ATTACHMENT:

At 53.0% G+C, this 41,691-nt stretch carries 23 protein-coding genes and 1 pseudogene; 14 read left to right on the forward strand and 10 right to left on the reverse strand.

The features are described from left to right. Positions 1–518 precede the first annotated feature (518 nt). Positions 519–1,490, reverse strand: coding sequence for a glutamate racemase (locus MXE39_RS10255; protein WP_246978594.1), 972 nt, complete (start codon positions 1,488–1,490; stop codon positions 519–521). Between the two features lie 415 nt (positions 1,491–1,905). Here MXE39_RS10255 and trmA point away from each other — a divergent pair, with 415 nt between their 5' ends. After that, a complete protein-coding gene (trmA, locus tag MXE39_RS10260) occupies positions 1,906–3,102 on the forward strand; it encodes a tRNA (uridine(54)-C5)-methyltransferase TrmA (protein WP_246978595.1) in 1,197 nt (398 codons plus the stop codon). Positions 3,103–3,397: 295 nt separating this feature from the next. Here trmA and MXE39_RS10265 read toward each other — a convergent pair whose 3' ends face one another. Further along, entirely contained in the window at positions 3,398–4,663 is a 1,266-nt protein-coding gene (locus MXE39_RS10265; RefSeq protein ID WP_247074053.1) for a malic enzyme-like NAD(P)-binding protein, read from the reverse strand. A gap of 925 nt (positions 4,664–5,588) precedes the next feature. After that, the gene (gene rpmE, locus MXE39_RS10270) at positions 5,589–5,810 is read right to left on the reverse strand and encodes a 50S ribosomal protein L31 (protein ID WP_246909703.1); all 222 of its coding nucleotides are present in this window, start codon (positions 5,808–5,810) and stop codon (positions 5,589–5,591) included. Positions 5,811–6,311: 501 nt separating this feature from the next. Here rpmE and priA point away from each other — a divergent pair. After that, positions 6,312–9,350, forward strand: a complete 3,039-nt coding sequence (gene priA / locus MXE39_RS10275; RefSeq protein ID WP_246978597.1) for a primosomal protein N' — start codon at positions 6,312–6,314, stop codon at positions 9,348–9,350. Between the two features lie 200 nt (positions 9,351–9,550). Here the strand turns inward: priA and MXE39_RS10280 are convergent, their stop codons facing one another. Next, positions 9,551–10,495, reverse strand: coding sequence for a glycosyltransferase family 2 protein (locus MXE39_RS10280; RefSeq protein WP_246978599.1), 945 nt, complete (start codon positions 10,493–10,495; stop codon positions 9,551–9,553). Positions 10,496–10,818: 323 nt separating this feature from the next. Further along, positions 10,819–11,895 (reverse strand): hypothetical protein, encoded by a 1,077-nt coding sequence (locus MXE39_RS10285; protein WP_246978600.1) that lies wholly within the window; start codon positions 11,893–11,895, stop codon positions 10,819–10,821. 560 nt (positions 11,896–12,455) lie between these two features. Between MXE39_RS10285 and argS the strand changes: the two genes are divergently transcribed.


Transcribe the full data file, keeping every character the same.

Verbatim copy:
At 53.0% G+C, this 41,691-nt stretch carries 23 protein-coding genes and 1 pseudogene; 14 read left to right on the forward strand and 10 right to left on the reverse strand.

The features are described from left to right. Positions 1–518 precede the first annotated feature (518 nt). Positions 519–1,490, reverse strand: coding sequence for a glutamate racemase (locus MXE39_RS10255; protein WP_246978594.1), 972 nt, complete (start codon positions 1,488–1,490; stop codon positions 519–521). Between the two features lie 415 nt (positions 1,491–1,905). Here MXE39_RS10255 and trmA point away from each other — a divergent pair, with 415 nt between their 5' ends. After that, a complete protein-coding gene (trmA, locus tag MXE39_RS10260) occupies positions 1,906–3,102 on the forward strand; it encodes a tRNA (uridine(54)-C5)-methyltransferase TrmA (protein WP_246978595.1) in 1,197 nt (398 codons plus the stop codon). Positions 3,103–3,397: 295 nt separating this feature from the next. Here trmA and MXE39_RS10265 read toward each other — a convergent pair whose 3' ends face one another. Further along, entirely contained in the window at positions 3,398–4,663 is a 1,266-nt protein-coding gene (locus MXE39_RS10265; RefSeq protein ID WP_247074053.1) for a malic enzyme-like NAD(P)-binding protein, read from the reverse strand. A gap of 925 nt (positions 4,664–5,588) precedes the next feature. After that, the gene (gene rpmE, locus MXE39_RS10270) at positions 5,589–5,810 is read right to left on the reverse strand and encodes a 50S ribosomal protein L31 (protein ID WP_246909703.1); all 222 of its coding nucleotides are present in this window, start codon (positions 5,808–5,810) and stop codon (positions 5,589–5,591) included. Positions 5,811–6,311: 501 nt separating this feature from the next. Here rpmE and priA point away from each other — a divergent pair. After that, positions 6,312–9,350, forward strand: a complete 3,039-nt coding sequence (gene priA / locus MXE39_RS10275; RefSeq protein ID WP_246978597.1) for a primosomal protein N' — start codon at positions 6,312–6,314, stop codon at positions 9,348–9,350. Between the two features lie 200 nt (positions 9,351–9,550). Here the strand turns inward: priA and MXE39_RS10280 are convergent, their stop codons facing one another. Next, positions 9,551–10,495, reverse strand: coding sequence for a glycosyltransferase family 2 protein (locus MXE39_RS10280; RefSeq protein WP_246978599.1), 945 nt, complete (start codon positions 10,493–10,495; stop codon positions 9,551–9,553). Positions 10,496–10,818: 323 nt separating this feature from the next. Further along, positions 10,819–11,895 (reverse strand): hypothetical protein, encoded by a 1,077-nt coding sequence (locus MXE39_RS10285; protein WP_246978600.1) that lies wholly within the window; start codon positions 11,893–11,895, stop codon positions 10,819–10,821. 560 nt (positions 11,896–12,455) lie between these two features. Between MXE39_RS10285 and argS the strand changes: the two genes are divergently transcribed.